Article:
"We're in a wee bubble and the outside world seems like a far distant memory, but we are coping well and the food is a highlight."
Carl says his residents were all out in the garden eating ice lollies in the fine weather.
Kathy adds: "They go out in the garden every Thursday night, clapping and ringing the bells and cheering in the Clap For Carers."
Although families can't visit, the homes have set up a videolink and they have been inundated with donations of treats and pictures from grandchildren.
"We got a lovely email from Prince Charles, thanking the staff for looking after everyone - it was really lovely. We had it laminated and put up for them," Kathy says.
"We have to wear masks and gloves but we're trying to keep their life as normal as possible.
"We gave them special gifts on Mother's Day, trying to make sure special times will still be special. We're trying to make sure they're not forgotten or left out."
Councillor Mark Brooks, from Bangor, has been in catering all his life and ran Bow Bells Restaurant and Tea Rooms in Donaghadee until retiring last year.
Since the outbreak of the Covid-19 crisis he has been working round the clock in a variety of north Down care homes and nursing homes, bringing home cooking and baking to the residents.
The 56-year-old worked for Compass as a manager for years and was working in catering in the Gulf during the war 30 years ago.
"I'm right at the forefront of this outbreak and it reminds me of the crisis 30 years ago in the Gulf where we had the lead-in, the crisis, then the recovery - everything was different after," he says.
"I think this crisis brings the best out of people - all the stuff we are doing in the community, how caring for the vulnerable and our appreciation of the NHS and essential workers."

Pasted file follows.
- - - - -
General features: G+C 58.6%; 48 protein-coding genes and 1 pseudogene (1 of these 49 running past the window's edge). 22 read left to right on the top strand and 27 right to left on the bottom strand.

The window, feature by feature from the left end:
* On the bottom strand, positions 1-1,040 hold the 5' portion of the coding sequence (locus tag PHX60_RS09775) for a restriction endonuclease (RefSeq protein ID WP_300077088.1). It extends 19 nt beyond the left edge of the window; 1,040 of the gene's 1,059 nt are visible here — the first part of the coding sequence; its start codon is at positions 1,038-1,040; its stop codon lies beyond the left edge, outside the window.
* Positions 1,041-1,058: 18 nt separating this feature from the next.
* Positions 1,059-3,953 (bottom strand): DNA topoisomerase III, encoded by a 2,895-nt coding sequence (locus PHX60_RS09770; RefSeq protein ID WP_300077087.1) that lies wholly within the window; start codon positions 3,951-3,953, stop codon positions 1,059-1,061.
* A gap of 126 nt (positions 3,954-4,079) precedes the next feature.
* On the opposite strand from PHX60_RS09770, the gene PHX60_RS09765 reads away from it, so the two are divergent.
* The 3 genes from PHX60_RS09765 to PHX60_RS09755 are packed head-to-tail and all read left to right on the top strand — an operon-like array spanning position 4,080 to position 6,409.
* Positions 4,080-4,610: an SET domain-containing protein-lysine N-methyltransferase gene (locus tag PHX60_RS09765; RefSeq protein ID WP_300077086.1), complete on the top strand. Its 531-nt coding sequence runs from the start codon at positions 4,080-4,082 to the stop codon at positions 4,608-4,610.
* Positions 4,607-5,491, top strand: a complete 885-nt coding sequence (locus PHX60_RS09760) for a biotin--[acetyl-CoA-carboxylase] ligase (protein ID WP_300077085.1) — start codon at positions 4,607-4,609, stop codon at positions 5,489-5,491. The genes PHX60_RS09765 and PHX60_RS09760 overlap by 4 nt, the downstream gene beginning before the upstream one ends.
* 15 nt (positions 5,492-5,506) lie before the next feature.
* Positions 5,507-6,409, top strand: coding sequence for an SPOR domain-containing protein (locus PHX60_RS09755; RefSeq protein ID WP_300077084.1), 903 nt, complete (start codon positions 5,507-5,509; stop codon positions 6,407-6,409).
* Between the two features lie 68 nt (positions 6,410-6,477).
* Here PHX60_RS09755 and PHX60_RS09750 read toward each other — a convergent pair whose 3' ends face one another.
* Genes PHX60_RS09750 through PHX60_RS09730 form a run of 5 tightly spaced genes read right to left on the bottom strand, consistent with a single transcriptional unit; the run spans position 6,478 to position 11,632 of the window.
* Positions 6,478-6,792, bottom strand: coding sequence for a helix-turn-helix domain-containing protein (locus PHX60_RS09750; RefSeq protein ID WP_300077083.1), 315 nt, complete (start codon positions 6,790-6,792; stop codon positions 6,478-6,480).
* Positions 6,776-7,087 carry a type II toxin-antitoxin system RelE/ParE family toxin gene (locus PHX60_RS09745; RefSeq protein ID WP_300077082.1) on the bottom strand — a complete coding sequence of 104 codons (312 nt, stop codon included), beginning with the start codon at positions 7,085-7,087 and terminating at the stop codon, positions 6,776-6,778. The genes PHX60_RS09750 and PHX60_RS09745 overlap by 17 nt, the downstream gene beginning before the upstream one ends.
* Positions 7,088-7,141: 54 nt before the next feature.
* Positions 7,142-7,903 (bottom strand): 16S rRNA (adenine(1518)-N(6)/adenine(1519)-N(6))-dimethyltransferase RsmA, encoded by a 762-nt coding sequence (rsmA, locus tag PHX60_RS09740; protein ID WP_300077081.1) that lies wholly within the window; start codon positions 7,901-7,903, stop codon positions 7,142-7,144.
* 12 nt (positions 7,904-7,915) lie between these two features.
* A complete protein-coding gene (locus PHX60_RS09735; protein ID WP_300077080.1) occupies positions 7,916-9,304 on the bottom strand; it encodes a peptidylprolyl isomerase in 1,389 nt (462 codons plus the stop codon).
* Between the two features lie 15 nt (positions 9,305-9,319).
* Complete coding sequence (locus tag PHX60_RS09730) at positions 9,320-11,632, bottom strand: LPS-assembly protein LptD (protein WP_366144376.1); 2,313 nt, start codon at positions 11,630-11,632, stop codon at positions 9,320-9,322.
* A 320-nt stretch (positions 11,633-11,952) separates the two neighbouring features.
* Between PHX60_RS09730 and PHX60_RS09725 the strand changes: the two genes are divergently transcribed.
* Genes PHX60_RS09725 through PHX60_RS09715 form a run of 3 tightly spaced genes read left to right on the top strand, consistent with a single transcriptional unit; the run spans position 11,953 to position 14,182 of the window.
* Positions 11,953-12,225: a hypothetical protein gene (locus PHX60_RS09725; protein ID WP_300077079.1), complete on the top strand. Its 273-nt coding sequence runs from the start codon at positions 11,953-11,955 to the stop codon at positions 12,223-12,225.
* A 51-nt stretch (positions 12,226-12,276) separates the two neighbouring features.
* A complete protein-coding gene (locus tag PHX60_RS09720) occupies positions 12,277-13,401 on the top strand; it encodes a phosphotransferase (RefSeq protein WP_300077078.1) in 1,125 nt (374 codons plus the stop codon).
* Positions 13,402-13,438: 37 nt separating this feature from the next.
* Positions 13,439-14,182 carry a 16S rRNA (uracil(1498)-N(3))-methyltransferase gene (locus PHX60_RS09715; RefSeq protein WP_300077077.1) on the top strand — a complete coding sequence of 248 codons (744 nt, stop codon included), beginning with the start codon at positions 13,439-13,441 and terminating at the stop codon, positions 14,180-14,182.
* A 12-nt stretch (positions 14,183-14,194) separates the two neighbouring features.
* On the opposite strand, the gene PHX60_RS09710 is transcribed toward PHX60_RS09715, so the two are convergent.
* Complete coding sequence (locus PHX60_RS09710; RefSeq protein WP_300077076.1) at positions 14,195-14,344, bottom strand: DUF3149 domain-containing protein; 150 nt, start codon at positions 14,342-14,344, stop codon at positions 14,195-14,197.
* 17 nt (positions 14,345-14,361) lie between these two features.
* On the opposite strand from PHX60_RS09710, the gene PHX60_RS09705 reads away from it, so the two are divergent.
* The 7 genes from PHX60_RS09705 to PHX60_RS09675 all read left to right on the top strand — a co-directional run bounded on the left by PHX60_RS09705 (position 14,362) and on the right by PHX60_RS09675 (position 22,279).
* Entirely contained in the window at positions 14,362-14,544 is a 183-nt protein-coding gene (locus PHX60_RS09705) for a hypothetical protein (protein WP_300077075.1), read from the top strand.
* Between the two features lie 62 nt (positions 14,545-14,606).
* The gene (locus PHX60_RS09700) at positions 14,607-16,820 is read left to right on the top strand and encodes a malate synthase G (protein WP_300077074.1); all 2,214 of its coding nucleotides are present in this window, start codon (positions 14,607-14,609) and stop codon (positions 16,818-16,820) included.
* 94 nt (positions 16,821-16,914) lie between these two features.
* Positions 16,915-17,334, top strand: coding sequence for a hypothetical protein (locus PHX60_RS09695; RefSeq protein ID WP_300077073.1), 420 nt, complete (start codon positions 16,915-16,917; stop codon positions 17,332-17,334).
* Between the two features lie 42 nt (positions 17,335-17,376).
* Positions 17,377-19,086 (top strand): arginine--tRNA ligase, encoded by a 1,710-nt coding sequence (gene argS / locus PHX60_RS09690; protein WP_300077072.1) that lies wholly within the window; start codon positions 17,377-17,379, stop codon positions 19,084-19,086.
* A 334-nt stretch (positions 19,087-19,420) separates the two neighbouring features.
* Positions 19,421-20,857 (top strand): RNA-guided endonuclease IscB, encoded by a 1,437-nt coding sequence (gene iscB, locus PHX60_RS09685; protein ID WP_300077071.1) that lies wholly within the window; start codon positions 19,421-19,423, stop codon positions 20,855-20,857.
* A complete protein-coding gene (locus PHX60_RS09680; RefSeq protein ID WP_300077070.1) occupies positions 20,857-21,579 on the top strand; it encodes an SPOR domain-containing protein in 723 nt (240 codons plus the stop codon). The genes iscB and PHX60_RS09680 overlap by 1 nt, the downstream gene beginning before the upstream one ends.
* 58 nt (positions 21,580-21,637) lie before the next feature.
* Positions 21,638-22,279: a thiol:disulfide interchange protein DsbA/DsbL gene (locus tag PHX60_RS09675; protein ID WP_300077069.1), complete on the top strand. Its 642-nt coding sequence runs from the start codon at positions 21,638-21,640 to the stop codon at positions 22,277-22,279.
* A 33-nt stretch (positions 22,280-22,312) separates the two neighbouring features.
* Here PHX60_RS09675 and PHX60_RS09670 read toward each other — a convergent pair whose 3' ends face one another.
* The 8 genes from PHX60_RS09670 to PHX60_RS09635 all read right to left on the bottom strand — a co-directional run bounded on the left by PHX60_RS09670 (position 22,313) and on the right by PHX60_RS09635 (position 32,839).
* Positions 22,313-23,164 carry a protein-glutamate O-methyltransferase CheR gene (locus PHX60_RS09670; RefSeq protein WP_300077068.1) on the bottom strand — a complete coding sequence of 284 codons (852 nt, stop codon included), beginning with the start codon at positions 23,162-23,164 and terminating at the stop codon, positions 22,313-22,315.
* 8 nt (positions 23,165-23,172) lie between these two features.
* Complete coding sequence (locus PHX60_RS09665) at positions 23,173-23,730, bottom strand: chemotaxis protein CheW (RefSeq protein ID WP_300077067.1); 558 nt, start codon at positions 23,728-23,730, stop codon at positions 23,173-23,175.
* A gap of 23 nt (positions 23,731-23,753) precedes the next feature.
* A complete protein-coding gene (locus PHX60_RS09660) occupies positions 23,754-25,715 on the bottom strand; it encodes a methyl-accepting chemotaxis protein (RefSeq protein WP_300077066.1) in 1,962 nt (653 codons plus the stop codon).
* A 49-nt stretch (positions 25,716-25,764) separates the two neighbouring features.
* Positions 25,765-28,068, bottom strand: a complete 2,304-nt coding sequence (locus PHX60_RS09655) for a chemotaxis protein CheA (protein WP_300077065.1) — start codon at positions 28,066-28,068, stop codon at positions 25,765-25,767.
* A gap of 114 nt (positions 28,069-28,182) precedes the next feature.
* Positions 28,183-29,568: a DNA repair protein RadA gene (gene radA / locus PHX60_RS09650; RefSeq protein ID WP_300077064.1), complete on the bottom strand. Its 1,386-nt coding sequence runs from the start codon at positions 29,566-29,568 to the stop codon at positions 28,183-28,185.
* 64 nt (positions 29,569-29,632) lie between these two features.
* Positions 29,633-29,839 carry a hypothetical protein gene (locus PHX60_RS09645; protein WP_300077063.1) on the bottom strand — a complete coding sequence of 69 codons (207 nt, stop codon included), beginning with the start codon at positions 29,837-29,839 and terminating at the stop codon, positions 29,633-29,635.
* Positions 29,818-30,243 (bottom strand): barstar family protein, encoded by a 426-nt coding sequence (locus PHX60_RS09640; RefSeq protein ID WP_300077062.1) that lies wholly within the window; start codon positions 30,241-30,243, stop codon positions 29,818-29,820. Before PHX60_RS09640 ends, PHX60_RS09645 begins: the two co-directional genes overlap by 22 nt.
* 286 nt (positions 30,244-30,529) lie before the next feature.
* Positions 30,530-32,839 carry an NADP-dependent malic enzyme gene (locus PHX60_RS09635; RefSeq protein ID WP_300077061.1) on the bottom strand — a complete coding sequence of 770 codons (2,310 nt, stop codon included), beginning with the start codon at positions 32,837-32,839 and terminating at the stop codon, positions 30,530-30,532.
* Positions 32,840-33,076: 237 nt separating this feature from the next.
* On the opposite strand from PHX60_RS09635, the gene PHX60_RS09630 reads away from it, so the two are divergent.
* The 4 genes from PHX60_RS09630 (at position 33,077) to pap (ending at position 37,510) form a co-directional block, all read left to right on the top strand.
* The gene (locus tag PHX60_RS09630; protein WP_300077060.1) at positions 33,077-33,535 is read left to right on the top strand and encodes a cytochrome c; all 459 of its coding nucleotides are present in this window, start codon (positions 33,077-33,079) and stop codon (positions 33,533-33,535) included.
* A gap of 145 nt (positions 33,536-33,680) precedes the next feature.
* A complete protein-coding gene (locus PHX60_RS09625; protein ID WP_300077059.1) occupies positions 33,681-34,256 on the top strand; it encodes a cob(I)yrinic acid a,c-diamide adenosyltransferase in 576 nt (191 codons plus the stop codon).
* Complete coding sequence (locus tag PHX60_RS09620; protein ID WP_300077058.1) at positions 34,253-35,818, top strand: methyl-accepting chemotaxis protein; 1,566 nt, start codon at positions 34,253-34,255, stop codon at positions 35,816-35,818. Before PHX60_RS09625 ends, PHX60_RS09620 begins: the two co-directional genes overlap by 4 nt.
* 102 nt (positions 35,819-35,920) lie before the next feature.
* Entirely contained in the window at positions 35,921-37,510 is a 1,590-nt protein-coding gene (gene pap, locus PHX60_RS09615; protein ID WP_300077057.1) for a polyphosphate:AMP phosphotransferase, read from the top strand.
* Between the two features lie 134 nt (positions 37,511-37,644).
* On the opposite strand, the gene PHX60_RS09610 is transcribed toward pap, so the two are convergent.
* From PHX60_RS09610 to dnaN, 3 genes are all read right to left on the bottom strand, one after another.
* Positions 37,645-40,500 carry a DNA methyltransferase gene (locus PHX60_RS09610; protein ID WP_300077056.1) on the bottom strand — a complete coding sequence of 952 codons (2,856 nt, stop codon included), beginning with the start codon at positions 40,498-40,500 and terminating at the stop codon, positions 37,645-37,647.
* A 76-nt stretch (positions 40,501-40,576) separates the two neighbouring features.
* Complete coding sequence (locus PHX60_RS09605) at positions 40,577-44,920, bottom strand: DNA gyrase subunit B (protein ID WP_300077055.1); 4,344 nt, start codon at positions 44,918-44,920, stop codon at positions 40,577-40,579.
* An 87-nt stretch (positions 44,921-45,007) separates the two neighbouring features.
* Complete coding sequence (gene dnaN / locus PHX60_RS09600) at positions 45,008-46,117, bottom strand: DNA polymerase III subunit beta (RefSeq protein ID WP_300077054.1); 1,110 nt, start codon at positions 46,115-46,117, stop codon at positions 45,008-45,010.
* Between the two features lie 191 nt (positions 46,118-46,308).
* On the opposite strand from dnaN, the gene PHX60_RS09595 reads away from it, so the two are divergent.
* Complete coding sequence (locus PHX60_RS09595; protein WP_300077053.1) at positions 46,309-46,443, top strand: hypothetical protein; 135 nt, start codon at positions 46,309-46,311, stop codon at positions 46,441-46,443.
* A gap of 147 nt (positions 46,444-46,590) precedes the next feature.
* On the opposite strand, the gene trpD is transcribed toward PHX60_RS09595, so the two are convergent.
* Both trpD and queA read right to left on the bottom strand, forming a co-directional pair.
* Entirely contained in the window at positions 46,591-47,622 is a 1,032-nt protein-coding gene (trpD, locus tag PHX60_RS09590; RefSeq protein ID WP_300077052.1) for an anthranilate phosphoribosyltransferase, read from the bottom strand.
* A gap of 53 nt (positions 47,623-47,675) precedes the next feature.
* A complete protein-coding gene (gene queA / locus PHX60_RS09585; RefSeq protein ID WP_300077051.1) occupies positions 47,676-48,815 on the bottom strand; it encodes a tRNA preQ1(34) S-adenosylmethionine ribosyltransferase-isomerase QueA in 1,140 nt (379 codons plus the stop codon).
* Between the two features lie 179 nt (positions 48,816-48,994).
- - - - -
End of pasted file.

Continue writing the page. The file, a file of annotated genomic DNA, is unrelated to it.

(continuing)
Mark says he found his days quite long after he retired, but he was approached by Balloo Residential Care Home who were looking for somebody to come in and do some baking.
"I was brought in part-time to set up the kitchen and introduce home baking to the clientele - apple tart, rhubarb crumble - all the things we grew up with and nobody knows how to bake now," he says.
"Then I was asked to go and help in some of the other care homes on some of my days off. I'm very connected with Abbeyfield House, an independent live-in home.
"It was just at the very beginning of the outbreak, in February and March, and I was asked would I go and help with breakfast, lunch and evening meals.
"I try to make the food as interesting as possible and I would also go out and do a bit of their shopping as well. It's great to go in and make a nice lemon meringue pie or some freshly battered cod. I ask them what they would really like, and go and prepare it for them."
In some of the care homes, residents are self-isolating in their rooms and meal times are the main thing they look forward to, Councillor Brooks says.
"No sooner has breakfast finished than we have the trolley go out with Danish pastries or fresh scones," he explains.
"Some of them are diabetic, so we're always looking to develop recipes and trying to make their diet as attractive as possible.
"For lunch, we might have some turkey and stuffing, things people really like and which are nutritious and good for them.
"In the afternoon there's the bun trolley with apple tart, rhubarb tart or German biscuits. I put on a little ice cream trolley the other day with all the toppings - we're trying to keep everything as normal as possible in this crisis."
Mark says he can't personally approach residents at the moment, but he's been getting very positive feedback about the treats he has been concocting.
"I think they know and appreciate all the caring staff and the owners," he says.
"They are doing everything that they can and it's difficult to get PPE - it took quite a while for all that to come through and I think care homes are at the centre of the storm at the moment. I think after this we will have learned an awful lot."
Mark says the crisis showed how dependent we all are on supermarkets and has forced many people to start making their own food from scratch. "The generation before us would have survived through a crisis like this a lot better," he says.
He admits he did have some trouble getting ingredients at the start of the outbreak, with supply problems in many outlets, and struggled to get basics like bread at one point.
"I couldn't get a bun case - everybody must have been making buns," he says.
"But it was great to see people on social media showing off their wonderful creations and kids being taught those crafts that have been lost in recent years."